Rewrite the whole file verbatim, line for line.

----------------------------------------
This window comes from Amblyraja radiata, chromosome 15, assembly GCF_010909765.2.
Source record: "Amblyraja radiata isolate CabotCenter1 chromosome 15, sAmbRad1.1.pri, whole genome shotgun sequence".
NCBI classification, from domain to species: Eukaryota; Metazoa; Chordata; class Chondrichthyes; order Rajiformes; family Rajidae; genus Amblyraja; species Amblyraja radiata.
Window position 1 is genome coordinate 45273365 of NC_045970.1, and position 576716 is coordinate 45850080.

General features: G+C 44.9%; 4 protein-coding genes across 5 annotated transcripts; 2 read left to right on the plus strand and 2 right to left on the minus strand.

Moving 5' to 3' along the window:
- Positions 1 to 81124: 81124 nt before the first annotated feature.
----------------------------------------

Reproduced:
This window comes from Amblyraja radiata, chromosome 15, assembly GCF_010909765.2.
Source record: "Amblyraja radiata isolate CabotCenter1 chromosome 15, sAmbRad1.1.pri, whole genome shotgun sequence".
NCBI classification, from domain to species: Eukaryota; Metazoa; Chordata; class Chondrichthyes; order Rajiformes; family Rajidae; genus Amblyraja; species Amblyraja radiata.
Window position 1 is genome coordinate 45273365 of NC_045970.1, and position 576716 is coordinate 45850080.

General features: G+C 44.9%; 4 protein-coding genes across 5 annotated transcripts; 2 read left to right on the plus strand and 2 right to left on the minus strand.

Moving 5' to 3' along the window:
- Positions 1 to 81124: 81124 nt before the first annotated feature.